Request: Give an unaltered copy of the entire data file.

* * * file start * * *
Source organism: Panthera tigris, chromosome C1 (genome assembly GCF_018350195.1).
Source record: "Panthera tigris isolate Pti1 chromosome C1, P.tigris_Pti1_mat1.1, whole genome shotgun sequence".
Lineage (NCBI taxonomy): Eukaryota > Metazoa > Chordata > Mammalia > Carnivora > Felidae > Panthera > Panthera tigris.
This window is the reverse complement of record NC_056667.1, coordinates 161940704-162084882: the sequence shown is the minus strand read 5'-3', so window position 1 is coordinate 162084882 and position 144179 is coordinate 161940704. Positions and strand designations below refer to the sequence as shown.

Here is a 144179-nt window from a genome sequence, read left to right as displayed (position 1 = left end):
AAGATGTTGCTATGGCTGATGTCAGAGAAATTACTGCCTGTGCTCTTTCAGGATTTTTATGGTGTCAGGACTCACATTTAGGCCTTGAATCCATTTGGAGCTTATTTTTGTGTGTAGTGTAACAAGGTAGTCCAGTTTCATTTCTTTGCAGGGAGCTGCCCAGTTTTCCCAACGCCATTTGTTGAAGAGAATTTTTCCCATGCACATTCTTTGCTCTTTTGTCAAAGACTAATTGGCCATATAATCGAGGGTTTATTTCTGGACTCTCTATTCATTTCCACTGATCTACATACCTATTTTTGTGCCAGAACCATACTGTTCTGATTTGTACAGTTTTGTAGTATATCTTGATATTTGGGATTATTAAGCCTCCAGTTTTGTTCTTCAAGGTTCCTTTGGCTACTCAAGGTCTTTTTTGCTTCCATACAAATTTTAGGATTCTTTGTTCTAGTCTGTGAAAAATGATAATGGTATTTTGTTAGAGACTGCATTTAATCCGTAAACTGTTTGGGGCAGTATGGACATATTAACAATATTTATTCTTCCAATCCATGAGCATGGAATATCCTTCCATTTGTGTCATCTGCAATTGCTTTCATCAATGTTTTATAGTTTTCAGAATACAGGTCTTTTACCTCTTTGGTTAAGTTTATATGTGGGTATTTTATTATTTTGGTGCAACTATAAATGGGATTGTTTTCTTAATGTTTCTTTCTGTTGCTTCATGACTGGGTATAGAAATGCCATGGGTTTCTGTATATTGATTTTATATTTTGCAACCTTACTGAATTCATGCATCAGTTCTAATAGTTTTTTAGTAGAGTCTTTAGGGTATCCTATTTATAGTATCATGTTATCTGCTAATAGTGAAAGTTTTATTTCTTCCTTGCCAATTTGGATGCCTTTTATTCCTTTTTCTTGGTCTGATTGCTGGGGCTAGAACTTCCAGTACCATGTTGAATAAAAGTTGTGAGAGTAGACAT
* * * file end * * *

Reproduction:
Source organism: Panthera tigris, chromosome C1 (genome assembly GCF_018350195.1).
Source record: "Panthera tigris isolate Pti1 chromosome C1, P.tigris_Pti1_mat1.1, whole genome shotgun sequence".
Lineage (NCBI taxonomy): Eukaryota > Metazoa > Chordata > Mammalia > Carnivora > Felidae > Panthera > Panthera tigris.
This window is the reverse complement of record NC_056667.1, coordinates 161940704-162084882: the sequence shown is the minus strand read 5'-3', so window position 1 is coordinate 162084882 and position 144179 is coordinate 161940704. Positions and strand designations below refer to the sequence as shown.

Here is a 144179-nt window from a genome sequence, read left to right as displayed (position 1 = left end):
AAGATGTTGCTATGGCTGATGTCAGAGAAATTACTGCCTGTGCTCTTTCAGGATTTTTATGGTGTCAGGACTCACATTTAGGCCTTGAATCCATTTGGAGCTTATTTTTGTGTGTAGTGTAACAAGGTAGTCCAGTTTCATTTCTTTGCAGGGAGCTGCCCAGTTTTCCCAACGCCATTTGTTGAAGAGAATTTTTCCCATGCACATTCTTTGCTCTTTTGTCAAAGACTAATTGGCCATATAATCGAGGGTTTATTTCTGGACTCTCTATTCATTTCCACTGATCTACATACCTATTTTTGTGCCAGAACCATACTGTTCTGATTTGTACAGTTTTGTAGTATATCTTGATATTTGGGATTATTAAGCCTCCAGTTTTGTTCTTCAAGGTTCCTTTGGCTACTCAAGGTCTTTTTTGCTTCCATACAAATTTTAGGATTCTTTGTTCTAGTCTGTGAAAAATGATAATGGTATTTTGTTAGAGACTGCATTTAATCCGTAAACTGTTTGGGGCAGTATGGACATATTAACAATATTTATTCTTCCAATCCATGAGCATGGAATATCCTTCCATTTGTGTCATCTGCAATTGCTTTCATCAATGTTTTATAGTTTTCAGAATACAGGTCTTTTACCTCTTTGGTTAAGTTTATATGTGGGTATTTTATTATTTTGGTGCAACTATAAATGGGATTGTTTTCTTAATGTTTCTTTCTGTTGCTTCATGACTGGGTATAGAAATGCCATGGGTTTCTGTATATTGATTTTATATTTTGCAACCTTACTGAATTCATGCATCAGTTCTAATAGTTTTTTAGTAGAGTCTTTAGGGTATCCTATTTATAGTATCATGTTATCTGCTAATAGTGAAAGTTTTATTTCTTCCTTGCCAATTTGGATGCCTTTTATTCCTTTTTCTTGGTCTGATTGCTGGGGCTAGAACTTCCAGTACCATGTTGAATAAAAGTTGTGAGAGTAGACAT